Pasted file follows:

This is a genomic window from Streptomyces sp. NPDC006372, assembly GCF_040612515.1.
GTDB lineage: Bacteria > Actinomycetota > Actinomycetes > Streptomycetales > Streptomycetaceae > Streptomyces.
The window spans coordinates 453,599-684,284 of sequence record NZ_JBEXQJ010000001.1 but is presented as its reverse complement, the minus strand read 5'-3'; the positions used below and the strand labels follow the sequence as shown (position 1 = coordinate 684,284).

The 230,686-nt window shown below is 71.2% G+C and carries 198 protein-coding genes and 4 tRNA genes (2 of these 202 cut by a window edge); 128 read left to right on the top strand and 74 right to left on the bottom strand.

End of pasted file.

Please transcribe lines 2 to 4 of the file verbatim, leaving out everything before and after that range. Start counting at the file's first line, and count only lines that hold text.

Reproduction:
GTDB lineage: Bacteria > Actinomycetota > Actinomycetes > Streptomycetales > Streptomycetaceae > Streptomyces.
The window spans coordinates 453,599-684,284 of sequence record NZ_JBEXQJ010000001.1 but is presented as its reverse complement, the minus strand read 5'-3'; the positions used below and the strand labels follow the sequence as shown (position 1 = coordinate 684,284).

The 230,686-nt window shown below is 71.2% G+C and carries 198 protein-coding genes and 4 tRNA genes (2 of these 202 cut by a window edge); 128 read left to right on the top strand and 74 right to left on the bottom strand.